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Aircraft propulsion systems


Aircraft propulsion systems


This report treats the aircraft propulsion systems. It's structured into

four parts.

1st part: the turbojet engine

2nd part: the turbofan engine

3rd part: the turboprop engine

4th part: the ramjet engine


1st part: the turbojet engine:





The first turbojet engine was flown in Germany in 1939. It was tested on a

Heinkel He 178.

The engines which now are in use, are in a great deal more complicated and

are producing more thrust.

A cutaway view of a three shaft turbojet engine with afterburner, as used

at the supersonic fighter PANAVIA TORNADO, the Turbo Union RB 199-34R is

shown here.

The technical data from the RB199-34R are:


max. thrust with afterburner..71 kN

pressure-difference23%

rotation speed12`000/14`000 rpm

weight1000 kg


70 kg air per second are going the following way through the engine:

At first the air is sucked through low-press-compressor. In this case it

has three stages. (A stage consists of a single row of rotating and fixed

compressor blades.) The LP-compressor is working with low rotation speed.

Then the air is passing the three stage MP-compressor. After it the air has

only 87% of its intake volume.

While the air is going through the HP-compressor with six stages, it's

compressed to 77% of its original volume.

After the HP-compressor the air is passing the fuel injector and the flame

holder where the mixture explodes.

The last part of the RB199-34R is the afterburner, where some extra fuel

can be injected for more thrust.

The hot air exhausts finally through the convertible expansion nozzle.

The turbojet engine is used in supersonic fighter aircraft. For example the

F-15 'EAGLE', MiG-29 'FULCRUM' and SR-71 'BLACKBIRD'



2nd part: the turbofan engine:


A typical turbofan is the Rolls Royce Trent 800 which you can see here.

The only difference between the turbojet and the turbofan is a big 'fan'

which is placed in front of the LP-compressor. The fan (half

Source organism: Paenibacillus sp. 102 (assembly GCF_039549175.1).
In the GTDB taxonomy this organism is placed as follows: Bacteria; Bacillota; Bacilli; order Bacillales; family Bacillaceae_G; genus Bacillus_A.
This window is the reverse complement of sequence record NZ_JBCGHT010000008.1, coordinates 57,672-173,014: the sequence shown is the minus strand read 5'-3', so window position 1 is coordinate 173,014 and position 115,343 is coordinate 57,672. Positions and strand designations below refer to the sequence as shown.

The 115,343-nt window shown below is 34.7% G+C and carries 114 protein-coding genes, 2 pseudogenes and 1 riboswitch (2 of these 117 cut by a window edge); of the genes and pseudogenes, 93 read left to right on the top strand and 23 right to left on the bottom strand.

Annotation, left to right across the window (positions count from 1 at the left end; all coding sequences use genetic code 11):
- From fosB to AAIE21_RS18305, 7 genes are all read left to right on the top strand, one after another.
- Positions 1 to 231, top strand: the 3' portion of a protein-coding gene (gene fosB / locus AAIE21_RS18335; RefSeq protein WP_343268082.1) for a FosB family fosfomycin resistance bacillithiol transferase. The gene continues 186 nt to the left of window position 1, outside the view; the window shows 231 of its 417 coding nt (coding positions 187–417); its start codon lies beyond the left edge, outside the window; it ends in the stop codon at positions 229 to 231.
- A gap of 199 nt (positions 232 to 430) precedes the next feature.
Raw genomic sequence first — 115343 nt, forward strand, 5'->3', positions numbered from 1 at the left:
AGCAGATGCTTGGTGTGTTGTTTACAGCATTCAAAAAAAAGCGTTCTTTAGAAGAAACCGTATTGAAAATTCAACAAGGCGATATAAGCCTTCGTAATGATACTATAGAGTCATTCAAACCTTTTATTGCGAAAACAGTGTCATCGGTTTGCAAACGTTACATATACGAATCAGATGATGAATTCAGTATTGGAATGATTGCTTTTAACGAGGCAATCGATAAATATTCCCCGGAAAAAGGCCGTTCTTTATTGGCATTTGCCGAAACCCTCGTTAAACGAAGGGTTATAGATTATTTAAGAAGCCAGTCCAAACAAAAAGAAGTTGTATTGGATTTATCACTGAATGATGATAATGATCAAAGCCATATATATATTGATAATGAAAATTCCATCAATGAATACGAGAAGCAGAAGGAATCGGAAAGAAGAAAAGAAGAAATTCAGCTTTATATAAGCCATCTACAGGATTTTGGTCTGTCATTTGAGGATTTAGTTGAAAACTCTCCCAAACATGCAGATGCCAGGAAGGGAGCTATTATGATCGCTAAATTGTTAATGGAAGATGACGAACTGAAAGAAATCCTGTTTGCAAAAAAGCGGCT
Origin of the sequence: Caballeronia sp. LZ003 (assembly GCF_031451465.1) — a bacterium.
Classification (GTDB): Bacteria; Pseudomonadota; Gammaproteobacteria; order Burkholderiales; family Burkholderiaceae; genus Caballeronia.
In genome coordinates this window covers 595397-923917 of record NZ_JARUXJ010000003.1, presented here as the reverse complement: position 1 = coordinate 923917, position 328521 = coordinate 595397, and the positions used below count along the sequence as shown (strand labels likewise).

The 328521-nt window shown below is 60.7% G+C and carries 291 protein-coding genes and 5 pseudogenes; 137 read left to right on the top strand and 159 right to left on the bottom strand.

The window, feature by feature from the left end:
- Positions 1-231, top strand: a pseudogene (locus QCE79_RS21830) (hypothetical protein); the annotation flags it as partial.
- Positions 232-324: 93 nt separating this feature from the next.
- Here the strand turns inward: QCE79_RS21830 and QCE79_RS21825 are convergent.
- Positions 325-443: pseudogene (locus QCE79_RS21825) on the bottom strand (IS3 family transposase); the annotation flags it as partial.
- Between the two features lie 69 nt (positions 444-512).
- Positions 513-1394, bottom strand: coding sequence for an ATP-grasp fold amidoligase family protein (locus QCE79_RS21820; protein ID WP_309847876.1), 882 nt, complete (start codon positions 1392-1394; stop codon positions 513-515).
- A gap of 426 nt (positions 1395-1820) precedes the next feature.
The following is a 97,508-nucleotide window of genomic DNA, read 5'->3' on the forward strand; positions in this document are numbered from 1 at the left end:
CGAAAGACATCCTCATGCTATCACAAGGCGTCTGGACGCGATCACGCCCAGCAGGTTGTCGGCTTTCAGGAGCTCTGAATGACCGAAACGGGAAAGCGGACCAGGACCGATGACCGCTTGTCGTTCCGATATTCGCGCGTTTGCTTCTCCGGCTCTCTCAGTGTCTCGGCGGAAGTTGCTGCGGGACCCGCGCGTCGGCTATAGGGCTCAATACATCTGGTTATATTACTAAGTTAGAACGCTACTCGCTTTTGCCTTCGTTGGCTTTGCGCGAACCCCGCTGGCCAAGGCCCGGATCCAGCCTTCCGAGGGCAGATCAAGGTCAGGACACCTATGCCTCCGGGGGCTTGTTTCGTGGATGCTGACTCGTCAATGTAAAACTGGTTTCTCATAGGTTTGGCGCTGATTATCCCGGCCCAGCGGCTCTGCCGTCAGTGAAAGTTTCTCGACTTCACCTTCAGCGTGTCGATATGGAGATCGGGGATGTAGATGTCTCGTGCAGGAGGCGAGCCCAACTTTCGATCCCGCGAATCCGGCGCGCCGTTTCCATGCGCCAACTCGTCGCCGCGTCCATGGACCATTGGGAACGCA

compressor-half propeller) pushes about 50% of the intaken air around the

engine for producing extra thrust. The remainder of the air goes the way

through the conventional engine. So the turbofan is a compromise between

the turbojet and the propeller engine.

This engine is used in most of the civil transport aircraft, because it's



very quiet and efficient.


3rd part: the turboprop engine:


The turboprop engine is principally a smaller turbojet engine-only the

turbine part is bigger.

Normally there are added two to four stages which are powering the

propeller.

The propeller is connected over a reduction gear and an extended shaft with

the faster rotating turbines. Some extra power is given by the exhausting

gases.

The turboprop power plant is used for subsonic speeds up to 600 km/h. It is

more efficient than a turbofan, but only up to speeds from 500 km/h.

The fastest turboprop-powered aeroplane is the Russian Tupolew TU-95 'BEAR'


4th part: the ramjet engine:


The ramjet power plant is the simplest engine, but it has one big

disadvantage: it produces no usable thrust at low subsonic speeds. That

means for landing, starting and taxiing a ramjet powered aeroplane needs

some extra thrust from another engine.

The reason why it produces no thrust at low speeds is that there are no

compressor stages inside the engine.

At high speed the air is compressed while it's passing the diffuser. Then

it goes through the fuel injector and the flame holder were the mixture

explodes. It exhausts through the variable expansion nozzle.

The most efficient speed of the ramjet power plant is from Mach 3 to Mach


A Ramjet powered typical aircraft is the North American X-15.


At last a comparison of the four engines:


* TURBOPROP: most efficiency up to 600 km/h

* TURBOFAN: most efficiency up to 900 km/h

* TURBOJET: most efficiency from 800 km/h to Mach 3

* RAMJET: most efficiency from Mach 3 to Mach 6


I hope you've enjoyed my report.

Thank you for paying attention.


(c) by Froschl Dieter













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